ROCHESTER, N.Y. (WROC) — City officials broke ground on the long-waited skate park in downtown Rochester Wednesday.
The park will be over 14,000 square-feet, and is set for completion by fall of 2020. Skaters in the Rochester area are rejoicing, as it finally gives them a skating option close to home.
We spoke to Kevin Willard, a volunteer for the Friends of the ROC City Skate Park, at Basil Marella Park in Greece Thursday about what the new space will mean for the Rochester skating community.
“I mean, this is like 20 minutes from the city, and it’s the closest it really gets,” Willard said. “Rochester is one of the only, if not the only city, in the 100 largest cities in the country that doesn’t have a public outdoor skate park. It’s sort of a meditation in a way, especially if you’re doing to do something you’ve never done before or even just cruising around, doing things that are easy to you. It kind of clears your mind.”
The park is set for completion by 2020.
James Maddison, Board of Rochester Skatepark President, said this in part in a statement:
“It’s been a long process, and honestly I am still in a state of disbelief that yesterday’s groundbreaking actually happened! I am elated. The children are important … I promised my children I would build a skatepark. I can’t think of a better or more important reason than my promise, and I never qualified the promise with ‘unless there are challenges to work through and obstacles to overcome.’ This credibility carries over to other parts of my children’s lives, and they trust me. Every single child in Rochester deserves to be treated in this manner, to trust grown ups, and to feel secure. There can be no broken promises, even if the promise has challenges to work through and obstacles to overcome.”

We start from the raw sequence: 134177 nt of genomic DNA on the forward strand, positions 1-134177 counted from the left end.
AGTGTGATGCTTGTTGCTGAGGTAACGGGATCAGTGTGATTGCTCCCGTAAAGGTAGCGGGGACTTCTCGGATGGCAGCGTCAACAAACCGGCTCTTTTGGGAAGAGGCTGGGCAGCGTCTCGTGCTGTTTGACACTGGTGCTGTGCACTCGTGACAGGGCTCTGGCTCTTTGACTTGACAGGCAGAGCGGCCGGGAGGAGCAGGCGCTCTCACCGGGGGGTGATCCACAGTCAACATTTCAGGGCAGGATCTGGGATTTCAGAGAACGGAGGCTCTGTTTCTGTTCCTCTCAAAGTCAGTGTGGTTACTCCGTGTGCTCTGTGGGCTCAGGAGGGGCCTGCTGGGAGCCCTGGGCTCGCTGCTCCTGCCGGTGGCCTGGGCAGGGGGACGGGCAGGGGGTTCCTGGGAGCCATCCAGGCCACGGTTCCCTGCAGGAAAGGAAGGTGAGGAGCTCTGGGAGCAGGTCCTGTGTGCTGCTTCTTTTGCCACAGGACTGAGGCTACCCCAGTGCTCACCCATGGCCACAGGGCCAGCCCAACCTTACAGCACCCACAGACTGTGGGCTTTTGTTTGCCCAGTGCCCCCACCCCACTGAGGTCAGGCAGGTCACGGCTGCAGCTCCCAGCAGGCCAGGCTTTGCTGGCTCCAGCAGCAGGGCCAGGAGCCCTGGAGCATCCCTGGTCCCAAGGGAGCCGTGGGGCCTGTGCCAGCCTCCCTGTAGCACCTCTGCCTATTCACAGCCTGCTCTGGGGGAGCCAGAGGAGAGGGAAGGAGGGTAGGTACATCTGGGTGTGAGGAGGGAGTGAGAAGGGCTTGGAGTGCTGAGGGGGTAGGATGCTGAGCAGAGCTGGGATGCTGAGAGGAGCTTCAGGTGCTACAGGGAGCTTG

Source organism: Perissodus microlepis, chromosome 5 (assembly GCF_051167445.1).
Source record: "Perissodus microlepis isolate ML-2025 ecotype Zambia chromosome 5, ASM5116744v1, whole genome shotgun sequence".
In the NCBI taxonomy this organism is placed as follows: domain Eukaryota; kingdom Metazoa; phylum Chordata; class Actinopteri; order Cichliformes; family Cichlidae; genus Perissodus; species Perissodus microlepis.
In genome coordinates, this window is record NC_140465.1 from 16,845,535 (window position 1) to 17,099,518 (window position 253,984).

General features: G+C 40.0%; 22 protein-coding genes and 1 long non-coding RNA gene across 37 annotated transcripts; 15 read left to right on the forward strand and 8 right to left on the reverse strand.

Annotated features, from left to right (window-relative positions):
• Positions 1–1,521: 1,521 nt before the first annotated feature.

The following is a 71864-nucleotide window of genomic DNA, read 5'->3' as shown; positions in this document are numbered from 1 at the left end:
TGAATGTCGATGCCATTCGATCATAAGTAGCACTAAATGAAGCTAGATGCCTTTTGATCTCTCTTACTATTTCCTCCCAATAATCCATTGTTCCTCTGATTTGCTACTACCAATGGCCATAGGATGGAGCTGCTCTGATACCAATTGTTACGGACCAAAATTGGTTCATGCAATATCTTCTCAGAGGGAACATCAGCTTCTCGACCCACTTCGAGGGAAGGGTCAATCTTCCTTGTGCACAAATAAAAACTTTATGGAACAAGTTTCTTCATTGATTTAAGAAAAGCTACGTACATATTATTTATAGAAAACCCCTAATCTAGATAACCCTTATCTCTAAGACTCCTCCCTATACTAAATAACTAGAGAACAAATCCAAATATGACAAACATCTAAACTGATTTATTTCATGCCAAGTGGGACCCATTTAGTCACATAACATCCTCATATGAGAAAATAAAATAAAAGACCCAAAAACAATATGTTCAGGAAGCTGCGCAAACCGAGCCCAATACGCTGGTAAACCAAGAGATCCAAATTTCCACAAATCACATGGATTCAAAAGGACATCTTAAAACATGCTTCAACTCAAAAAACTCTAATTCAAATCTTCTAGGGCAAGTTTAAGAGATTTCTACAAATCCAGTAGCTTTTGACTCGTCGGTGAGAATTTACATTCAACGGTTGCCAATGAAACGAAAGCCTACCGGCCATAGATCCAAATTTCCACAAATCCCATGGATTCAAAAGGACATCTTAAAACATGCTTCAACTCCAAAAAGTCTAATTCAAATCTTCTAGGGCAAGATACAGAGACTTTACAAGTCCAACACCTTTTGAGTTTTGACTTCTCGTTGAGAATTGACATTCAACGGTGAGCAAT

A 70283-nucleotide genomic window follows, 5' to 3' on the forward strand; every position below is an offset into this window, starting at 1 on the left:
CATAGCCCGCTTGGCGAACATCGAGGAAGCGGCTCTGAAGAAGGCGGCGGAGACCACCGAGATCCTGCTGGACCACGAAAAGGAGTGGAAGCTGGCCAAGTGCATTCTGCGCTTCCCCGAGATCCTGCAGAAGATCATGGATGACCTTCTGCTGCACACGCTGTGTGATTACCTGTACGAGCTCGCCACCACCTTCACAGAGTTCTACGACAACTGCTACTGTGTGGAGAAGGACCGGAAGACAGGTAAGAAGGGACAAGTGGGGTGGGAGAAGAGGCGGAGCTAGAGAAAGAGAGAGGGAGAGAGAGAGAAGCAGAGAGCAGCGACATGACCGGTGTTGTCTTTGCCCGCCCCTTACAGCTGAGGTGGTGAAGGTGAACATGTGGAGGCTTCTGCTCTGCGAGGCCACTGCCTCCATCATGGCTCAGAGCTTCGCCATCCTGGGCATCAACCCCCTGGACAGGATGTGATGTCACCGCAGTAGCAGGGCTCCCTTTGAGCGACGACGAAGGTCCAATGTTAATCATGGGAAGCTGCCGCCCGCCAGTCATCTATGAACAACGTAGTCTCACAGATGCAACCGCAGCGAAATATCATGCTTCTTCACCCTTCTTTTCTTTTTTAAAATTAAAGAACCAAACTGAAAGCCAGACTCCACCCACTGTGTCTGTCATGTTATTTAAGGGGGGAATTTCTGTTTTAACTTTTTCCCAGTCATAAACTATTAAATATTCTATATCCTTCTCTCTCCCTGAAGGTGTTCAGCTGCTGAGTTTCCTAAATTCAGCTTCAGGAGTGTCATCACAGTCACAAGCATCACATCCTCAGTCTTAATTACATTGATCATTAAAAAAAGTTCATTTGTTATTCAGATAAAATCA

“Skateparks have tremendous ability to spur economic activity (I wrote a report in 2015); skateparks built in neighborhoods with high youth crime rates show a significant drop in youth crime; all progression oriented sports are extremely healthy activities with injury rates much lower than many organized sports.”